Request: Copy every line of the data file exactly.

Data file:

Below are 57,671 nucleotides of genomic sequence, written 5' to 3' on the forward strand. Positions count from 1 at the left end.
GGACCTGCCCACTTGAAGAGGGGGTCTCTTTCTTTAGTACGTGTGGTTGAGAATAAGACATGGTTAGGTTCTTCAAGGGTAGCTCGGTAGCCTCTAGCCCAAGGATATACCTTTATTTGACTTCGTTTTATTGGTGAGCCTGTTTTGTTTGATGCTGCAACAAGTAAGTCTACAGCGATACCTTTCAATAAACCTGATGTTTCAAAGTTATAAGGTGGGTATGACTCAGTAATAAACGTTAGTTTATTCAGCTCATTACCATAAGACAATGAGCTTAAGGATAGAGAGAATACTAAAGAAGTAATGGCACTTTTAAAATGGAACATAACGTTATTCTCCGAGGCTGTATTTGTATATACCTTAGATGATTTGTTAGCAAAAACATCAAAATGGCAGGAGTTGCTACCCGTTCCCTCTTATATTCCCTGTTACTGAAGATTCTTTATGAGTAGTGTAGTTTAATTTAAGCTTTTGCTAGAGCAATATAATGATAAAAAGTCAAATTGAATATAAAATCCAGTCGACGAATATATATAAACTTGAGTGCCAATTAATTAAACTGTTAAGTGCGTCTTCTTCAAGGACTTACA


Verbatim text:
Below are 57,671 nucleotides of genomic sequence, written 5' to 3' on the forward strand. Positions count from 1 at the left end.
GGACCTGCCCACTTGAAGAGGGGGTCTCTTTCTTTAGTACGTGTGGTTGAGAATAAGACATGGTTAGGTTCTTCAAGGGTAGCTCGGTAGCCTCTAGCCCAAGGATATACCTTTATTTGACTTCGTTTTATTGGTGAGCCTGTTTTGTTTGATGCTGCAACAAGTAAGTCTACAGCGATACCTTTCAATAAACCTGATGTTTCAAAGTTATAAGGTGGGTATGACTCAGTAATAAACGTTAGTTTATTCAGCTCATTACCATAAGACAATGAGCTTAAGGATAGAGAGAATACTAAAGAAGTAATGGCACTTTTAAAATGGAACATAACGTTATTCTCCGAGGCTGTATTTGTATATACCTTAGATGATTTGTTAGCAAAAACATCAAAATGGCAGGAGTTGCTACCCGTTCCCTCTTATATTCCCTGTTACTGAAGATTCTTTATGAGTAGTGTAGTTTAATTTAAGCTTTTGCTAGAGCAATATAATGATAAAAAGTCAAATTGAATATAAAATCCAGTCGACGAATATATATAAACTTGAGTGCCAATTAATTAAACTGTTAAGTGCGTCTTCTTCAAGGACTTACA